meeting rundown

What’s on deck at the March Regents meeting? A lot of charter school business.

PHOTO: Monica Disare
Regents Luis Reyes and Beverly Ouderkirk go over some paperwork at July's Board of Regents meeting.

New York’s top education policymakers are set to discuss a slew of charter school issues at their meeting this week.

The Board of Regents will decide whether some charter schools should remain open and vote on changes to others, such as increasing enrollment. Additionally, a state work group that has been tackling issues of diversity and integration will meet, and the board is scheduled to discuss its plan to evaluate and support schools under the federal Every Student Succeeds Act.

Assuming the charter school votes aren’t contentious, the meeting is shaping up to be a fairly quiet one. (Although, there’s always the possibility of a surprise at the last minute.)

Here’s what we know about the items so far:

Charter schools

Twenty charter schools will be discussed, in some capacity, by the board on Monday.

For six of the schools authorized by the board, Regents will formally decide whether the schools are performing well enough to stay open. Others are asking for enrollment increases or a name change. Another set of schools whose charters are up for renewal on Monday’s agenda is overseen by the city’s Department of Education. The Regents can either accept the city’s recommended actions or suggest changes.

Though these votes are typically straightforward, any discussion of charter schools by the boardprovides more insights into how the state’s top education policymakers view them. In the past, Regents have sent mixed signals about charter schools. At their meeting in November, for instance, the board took the unprecedented step of rejecting two charter schools that the state education department suggested approving. But at the same meeting, they approved five different schools, bringing approvals to the highest number in four years.


The Regents “Research Work Group” is slated to meet on Monday. Though no official materials are posted, the group has been tackling issues of integration and diversity. At the last meeting, this work group started outlining potential ideas to address school segregation. They included convening a conference to discuss school integration research and bringing together the state’s civil rights groups to address the issue.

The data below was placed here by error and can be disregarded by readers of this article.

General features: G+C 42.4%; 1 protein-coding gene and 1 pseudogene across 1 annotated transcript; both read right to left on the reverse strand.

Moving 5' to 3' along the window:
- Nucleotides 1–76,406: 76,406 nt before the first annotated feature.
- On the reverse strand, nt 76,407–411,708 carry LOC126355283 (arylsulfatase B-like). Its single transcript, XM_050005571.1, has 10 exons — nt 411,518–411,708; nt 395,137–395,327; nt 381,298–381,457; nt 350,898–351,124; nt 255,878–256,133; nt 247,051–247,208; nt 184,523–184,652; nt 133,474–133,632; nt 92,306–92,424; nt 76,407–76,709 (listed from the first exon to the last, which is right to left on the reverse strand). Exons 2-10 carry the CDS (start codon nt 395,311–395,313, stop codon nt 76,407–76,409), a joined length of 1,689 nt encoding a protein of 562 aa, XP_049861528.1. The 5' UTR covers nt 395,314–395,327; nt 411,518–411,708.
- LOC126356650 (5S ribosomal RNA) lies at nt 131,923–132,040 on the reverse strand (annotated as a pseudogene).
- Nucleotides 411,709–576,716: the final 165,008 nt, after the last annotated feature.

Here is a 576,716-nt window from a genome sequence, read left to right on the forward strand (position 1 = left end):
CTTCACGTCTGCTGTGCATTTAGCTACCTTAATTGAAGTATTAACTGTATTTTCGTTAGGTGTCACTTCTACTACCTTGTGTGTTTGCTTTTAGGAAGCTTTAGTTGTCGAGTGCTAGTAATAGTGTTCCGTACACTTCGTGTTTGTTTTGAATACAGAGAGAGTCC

Every Student Succeeds Act

On Monday morning, the state will likely provide more insight into a new rule that will soon require schools to disclose how much money they spend on students.

The requirement is part of the federal Every Student Succeeds Act, and it is also at the core of a brewing state budget debate. While ESSA requires schools to disclose financial information, Gov. Andrew Cuomo wants to go a step further and give state officials the power to reject local budgets if they do not provide enough money to the neediest schools.

The state’s budget director, Robert Mujica, released a statement on Sunday that seemed intended to justify the governor’s proposal. “The question is not overall state spending. New York State leads the nation in spending,” Mujica said in part of his lengthy statement. “The fundamental question is how much do poor schools receive versus richer schools?”

But New York State Education Commissioner MaryEllen Elia has already come out forcefully against the governor’s proposal. The state’s website says only that officials will provide a “recommended approach and time line” for the law’s “fiscal transparency requirements,” but Elia may also use the time to address the governor’s budget proposal.

Extra credit

The board is also scheduled to vote on a new teacher certification area that is specific to computer science, discuss funding for pre-K programs that serve students with disabilities, and provide an update on the state’s work to ensure data privacy.

call for more

Almost half of Detroit district schools don’t have a gym teacher. Next year, that may change.

Students during PE class at Lyn Knoll Elementary School in 2016 in Aurora, Colorado. (Photo by Helen H. Richardson/The Denver Post)

Since 10-year-old Hezekiah Haynesworth moved to his new school in the Detroit district, he’s always up out of his seat, talking to classmates and getting into trouble.

His mother, Victoria, says he wasn’t always like this. She believes he has nowhere to burn off excess energy because Bagley Elementary doesn’t offer students enough time for gym class or recess.

Bagley Elementary is one of 49 schools in the district without a gym teacher. Out of the 106 schools in the district, only 57 have at least one certified, full-time physical education teacher, according to data obtained by Chalkbeat.

The district employs 68 certified full-time physical education teachers for its student population of 50,875. More than 15,000 Detroit schoolchildren attend a school without a full time physical education teacher.

In Michigan, there are no laws requiring schools to offer recess. As for physical education, schools are required to offer the class, but the amount of time isn’t specified, which means some kids, like Hezekiah, might only go once a month or less.